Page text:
The Latest: Legislative negotiators agree on opioid bill
ST. PAUL, Minn. (AP) — The Latest on the final day of the Minnesota Legislature’s 2019 regular session (all times local):
A House-Senate conference committee has reached a bipartisan agreement on compromise legislation aimed at stopping Minnesota’s opioid crisis.
The bill imposes sharply higher registration fees on drug makers and distributors to raise around $21 million annually. Part of the money would go for grants to fund prevention strategies to reduce opioid deaths and overdoses.
Much of the rest would go to counties to help reimburse them for their growing child protection costs resulting from families being hurt by the opioid crisis.
Under the compromise, the registration fees would end once the state recovers at least $250 million from settlements with drug makers after a minimum of five years. House negotiators wanted those fees to be permanent, while Senate conferees insisted on the sunset. Settlement revenues would go to response efforts.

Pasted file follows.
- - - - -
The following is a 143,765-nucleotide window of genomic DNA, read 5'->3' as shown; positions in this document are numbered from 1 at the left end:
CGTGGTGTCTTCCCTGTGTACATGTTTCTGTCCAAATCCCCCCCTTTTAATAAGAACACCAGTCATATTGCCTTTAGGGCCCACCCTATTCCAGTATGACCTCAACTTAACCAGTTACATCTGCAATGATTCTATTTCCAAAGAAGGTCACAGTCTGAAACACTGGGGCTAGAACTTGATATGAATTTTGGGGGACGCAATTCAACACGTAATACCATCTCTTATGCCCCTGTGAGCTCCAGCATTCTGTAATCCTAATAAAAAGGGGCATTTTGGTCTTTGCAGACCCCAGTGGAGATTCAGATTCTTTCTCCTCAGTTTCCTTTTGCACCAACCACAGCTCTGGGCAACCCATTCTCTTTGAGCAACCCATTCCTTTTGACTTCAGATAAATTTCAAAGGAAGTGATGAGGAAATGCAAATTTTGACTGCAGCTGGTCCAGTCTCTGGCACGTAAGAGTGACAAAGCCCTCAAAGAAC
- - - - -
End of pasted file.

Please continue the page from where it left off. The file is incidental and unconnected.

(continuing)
A major package of protections for Minnesota’s elderly has cleared the Legislature and awaits Gov. Tim Walz’s signature.
The House and Senate late Sunday night passed the final version of the bill, which was over two years in the making. The most important component is a framework for licensing assisted living facilities that contains expanded enforcement powers. Minnesota is the last remaining state that doesn’t require licensing them.
The bill also has other safeguards to protect older and vulnerable adults, including the right for assisted-living residents and their families to install hidden monitoring cameras for two weeks before being required to notify the facilities.
It also includes a bill of rights for assisted-living residents and other stronger consumer protections, such as protections against retaliation for residents of care facilities.
Minnesota legislators are wrapping up their big budget bills as the midnight adjournment deadline approaches, with a special session planned for later this week so they can finish approving a two-year budget.
Gov. Tim Walz, Republican Senate Majority Leader Paul Gazelka and Democratic House Speaker Melissa Hortman announced the framework of the budget deal Sunday night. It calls for a budget of around $48 billion, about a 6% increase from the current budget. They told their House-Senate conference committees to finish negotiating the details Monday.
The House and Senate on Sunday night also passed a package of elder care reforms. The bill creates a framework for licensing assisted living facilities and other safeguards to protect older and vulnerable adults, including the right of assisted-living residents to install monitoring cameras.